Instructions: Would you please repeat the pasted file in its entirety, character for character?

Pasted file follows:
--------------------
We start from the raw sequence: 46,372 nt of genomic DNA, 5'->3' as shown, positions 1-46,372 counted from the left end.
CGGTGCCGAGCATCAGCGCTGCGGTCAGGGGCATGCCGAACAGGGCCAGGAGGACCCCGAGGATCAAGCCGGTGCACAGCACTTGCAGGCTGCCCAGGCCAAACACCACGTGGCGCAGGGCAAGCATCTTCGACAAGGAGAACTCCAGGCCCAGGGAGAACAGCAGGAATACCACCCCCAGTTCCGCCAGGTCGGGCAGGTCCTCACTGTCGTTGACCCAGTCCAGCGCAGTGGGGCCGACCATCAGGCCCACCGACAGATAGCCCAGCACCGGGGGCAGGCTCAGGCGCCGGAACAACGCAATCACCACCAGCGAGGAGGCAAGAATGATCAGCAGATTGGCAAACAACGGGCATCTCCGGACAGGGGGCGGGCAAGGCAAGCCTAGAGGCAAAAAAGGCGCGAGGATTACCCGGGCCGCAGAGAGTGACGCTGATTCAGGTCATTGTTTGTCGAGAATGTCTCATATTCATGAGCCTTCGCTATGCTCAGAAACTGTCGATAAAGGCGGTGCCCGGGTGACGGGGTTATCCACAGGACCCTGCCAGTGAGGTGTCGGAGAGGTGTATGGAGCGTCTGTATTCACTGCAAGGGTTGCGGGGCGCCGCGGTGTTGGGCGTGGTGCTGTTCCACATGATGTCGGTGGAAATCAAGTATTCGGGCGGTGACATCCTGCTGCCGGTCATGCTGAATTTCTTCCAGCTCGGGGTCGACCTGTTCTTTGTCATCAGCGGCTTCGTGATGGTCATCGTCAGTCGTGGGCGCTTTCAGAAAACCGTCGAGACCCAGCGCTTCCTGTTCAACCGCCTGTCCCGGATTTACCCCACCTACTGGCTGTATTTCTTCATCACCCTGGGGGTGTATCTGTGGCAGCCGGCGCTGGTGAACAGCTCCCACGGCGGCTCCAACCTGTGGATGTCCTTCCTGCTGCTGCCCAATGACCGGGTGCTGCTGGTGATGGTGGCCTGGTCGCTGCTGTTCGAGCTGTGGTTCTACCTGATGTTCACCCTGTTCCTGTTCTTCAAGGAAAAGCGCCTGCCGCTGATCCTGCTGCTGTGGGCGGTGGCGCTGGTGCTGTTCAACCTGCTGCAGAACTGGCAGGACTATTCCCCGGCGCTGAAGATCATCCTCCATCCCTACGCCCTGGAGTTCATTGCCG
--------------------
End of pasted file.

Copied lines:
We start from the raw sequence: 46,372 nt of genomic DNA, 5'->3' as shown, positions 1-46,372 counted from the left end.
CGGTGCCGAGCATCAGCGCTGCGGTCAGGGGCATGCCGAACAGGGCCAGGAGGACCCCGAGGATCAAGCCGGTGCACAGCACTTGCAGGCTGCCCAGGCCAAACACCACGTGGCGCAGGGCAAGCATCTTCGACAAGGAGAACTCCAGGCCCAGGGAGAACAGCAGGAATACCACCCCCAGTTCCGCCAGGTCGGGCAGGTCCTCACTGTCGTTGACCCAGTCCAGCGCAGTGGGGCCGACCATCAGGCCCACCGACAGATAGCCCAGCACCGGGGGCAGGCTCAGGCGCCGGAACAACGCAATCACCACCAGCGAGGAGGCAAGAATGATCAGCAGATTGGCAAACAACGGGCATCTCCGGACAGGGGGCGGGCAAGGCAAGCCTAGAGGCAAAAAAGGCGCGAGGATTACCCGGGCCGCAGAGAGTGACGCTGATTCAGGTCATTGTTTGTCGAGAATGTCTCATATTCATGAGCCTTCGCTATGCTCAGAAACTGTCGATAAAGGCGGTGCCCGGGTGACGGGGTTATCCACAGGACCCTGCCAGTGAGGTGTCGGAGAGGTGTATGGAGCGTCTGTATTCACTGCAAGGGTTGCGGGGCGCCGCGGTGTTGGGCGTGGTGCTGTTCCACATGATGTCGGTGGAAATCAAGTATTCGGGCGGTGACATCCTGCTGCCGGTCATGCTGAATTTCTTCCAGCTCGGGGTCGACCTGTTCTTTGTCATCAGCGGCTTCGTGATGGTCATCGTCAGTCGTGGGCGCTTTCAGAAAACCGTCGAGACCCAGCGCTTCCTGTTCAACCGCCTGTCCCGGATTTACCCCACCTACTGGCTGTATTTCTTCATCACCCTGGGGGTGTATCTGTGGCAGCCGGCGCTGGTGAACAGCTCCCACGGCGGCTCCAACCTGTGGATGTCCTTCCTGCTGCTGCCCAATGACCGGGTGCTGCTGGTGATGGTGGCCTGGTCGCTGCTGTTCGAGCTGTGGTTCTACCTGATGTTCACCCTGTTCCTGTTCTTCAAGGAAAAGCGCCTGCCGCTGATCCTGCTGCTGTGGGCGGTGGCGCTGGTGCTGTTCAACCTGCTGCAGAACTGGCAGGACTATTCCCCGGCGCTGAAGATCATCCTCCATCCCTACGCCCTGGAGTTCATTGCCG